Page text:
The bill would consolidate tax credits to incentivize investment in renewable energy, and could help America lead in manufacturing electric vehicles.
The Senate Finance Committee recently advanced legislation designed to utilize tax credits to encourage the production of renewable energy and electric vehicles (EVs).
The panel moved the Clean Energy for America Act on a 14-14 party-line vote on Wednesday. The bill would consolidate energy tax credits across different industries to promote the making of EVs and other clean energy vehicles.
Although it earned the support of Democrats, Republicans on the committee voted against the measure, which also would end tax subsidies for fossil fuels. That will lead to the loss of oil industry jobs, Republicans argued.
But supporters of the legislation say it will serve as major investment in the American manufacturing industry that will create new jobs, especially in the making of electric vehicles and their components. The bill is designed to ensure that the United States does not fall behind its peers, especially China, when it comes to the electric vehicle industry – which is expected to quickly supplant traditional fossil fuel-powered automobiles in the near future.
“It’s clear that electric vehicles are going to be a part of our country’s future,” said Sen. Debbie Stabenow (D-Mich.). “It’s not a question of if they’ll be built, but where they’ll be built: America or Asia.”
The legislation would implement a 10% raise in production and investment tax credits, with bonus tax incentives available for nascent technologies. It also would aim to help ensure workers see the benefits, including by providing bonus tax incentives for products made in facilities that source a certain percentage of components domestically and for manufacturing facilities in communities that have seen a decline in jobs as the coal industry declines.
Senate Finance Committee Chairman Sen. Ron Wyden (D-Ore.) remarked that the Clean Energy for America Act “can spark a wave of job-creating, carbon cutting ingenuity across the country.”
“The new system creates incentives for three goals: clean energy, clean transportation and energy efficiency,” Wyden said. “It levels the playing field because the same rules are going to apply to any and all who want to compete from the biggest fossil fuel company to the smallest renewable start up.”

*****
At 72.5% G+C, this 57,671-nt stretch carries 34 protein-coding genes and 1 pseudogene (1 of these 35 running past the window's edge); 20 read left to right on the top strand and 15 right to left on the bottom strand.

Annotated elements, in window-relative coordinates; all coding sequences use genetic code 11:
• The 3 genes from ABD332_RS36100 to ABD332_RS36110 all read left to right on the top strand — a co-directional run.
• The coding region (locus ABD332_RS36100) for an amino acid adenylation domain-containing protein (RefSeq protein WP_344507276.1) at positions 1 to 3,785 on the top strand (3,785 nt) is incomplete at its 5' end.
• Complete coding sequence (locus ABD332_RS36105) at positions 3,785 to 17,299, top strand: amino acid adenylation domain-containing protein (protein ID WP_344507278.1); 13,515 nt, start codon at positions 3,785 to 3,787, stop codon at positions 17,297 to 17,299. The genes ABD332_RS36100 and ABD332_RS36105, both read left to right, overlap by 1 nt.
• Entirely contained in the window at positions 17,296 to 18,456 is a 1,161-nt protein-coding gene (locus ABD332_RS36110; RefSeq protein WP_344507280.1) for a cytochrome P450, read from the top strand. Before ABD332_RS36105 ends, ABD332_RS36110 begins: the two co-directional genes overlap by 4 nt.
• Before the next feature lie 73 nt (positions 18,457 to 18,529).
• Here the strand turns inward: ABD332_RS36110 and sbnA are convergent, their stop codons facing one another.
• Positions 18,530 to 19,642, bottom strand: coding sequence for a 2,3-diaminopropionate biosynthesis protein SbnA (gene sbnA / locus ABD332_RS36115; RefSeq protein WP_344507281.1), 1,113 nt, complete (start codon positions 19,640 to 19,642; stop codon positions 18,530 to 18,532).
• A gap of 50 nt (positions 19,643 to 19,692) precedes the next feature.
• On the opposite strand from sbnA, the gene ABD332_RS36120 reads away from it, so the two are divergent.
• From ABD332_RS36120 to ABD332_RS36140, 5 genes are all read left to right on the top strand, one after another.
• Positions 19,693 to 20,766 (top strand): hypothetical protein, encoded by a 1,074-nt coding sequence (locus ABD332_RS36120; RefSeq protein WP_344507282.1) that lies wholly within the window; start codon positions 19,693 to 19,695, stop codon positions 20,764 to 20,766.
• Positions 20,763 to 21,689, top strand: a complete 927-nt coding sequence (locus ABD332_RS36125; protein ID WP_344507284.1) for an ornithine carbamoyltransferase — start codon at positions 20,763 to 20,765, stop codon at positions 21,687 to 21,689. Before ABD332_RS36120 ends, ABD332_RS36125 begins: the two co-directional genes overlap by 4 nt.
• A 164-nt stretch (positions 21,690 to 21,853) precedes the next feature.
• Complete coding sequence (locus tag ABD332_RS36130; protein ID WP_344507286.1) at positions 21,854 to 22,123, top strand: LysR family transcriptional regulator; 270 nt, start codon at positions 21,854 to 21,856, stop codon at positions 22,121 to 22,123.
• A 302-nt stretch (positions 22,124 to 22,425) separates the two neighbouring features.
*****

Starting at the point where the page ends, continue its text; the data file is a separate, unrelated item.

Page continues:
Notably, the bill emphasizes a boost to American manufacturing, rather than just mandating a transition to renewable energy that could lead to massive imports from countries like China. It does this through domestic content requirements and incentives for companies to invest in new facilities in communities in need of work.
“This bill takes the important step forward to ensure that only cars made in this country by this country’s workers will be eligible for those tax credits,” said Sen. Sherrod Brown (D-Ohio). “The bill includes provisions to spur domestic clean tech manufacturing to make sure we get that investment in my part of the country and in other regions that have seen older and inefficient power plants retire.”
Other provisions included by Sen. Maria Cantwell (D-Wash.) would expand tax credits from electric automobiles to all electric vehicles. That means electric busses, planes, boats, tractors, forklifts, and a new wave of infrastructure powered by green energy and built by American workers.
Other amendments to the bill proposed at the committee included those by Sens. Bill Cassidy (R-La.) and John Cornyn (R-Texas) to ensure that products qualifying for these tax credits are not being Made in China, and will need to be certified as having not been made by forced or child labor.
These measures are designed to protect American manufacturing from being undercut by cheaper producers, in China especially, that abuse their workers and commit human rights violations in order to keep costs down. It’s an issue we’ve previously written about, and we’re pleased that Senators from both sides of the aisle recognize it.
The Clean Energy for America Act faces an uncertain future in the full Senate – not a single Republican voted to advance it in committee, after all. Absent an agreement brokered in some smoke-filled backroom between the two parties, the only path forward for the bill as written appears to be the budget reconciliation process.
But the future of the bill is worth watching. We’ll be following along as it continues its long journey through the Senate.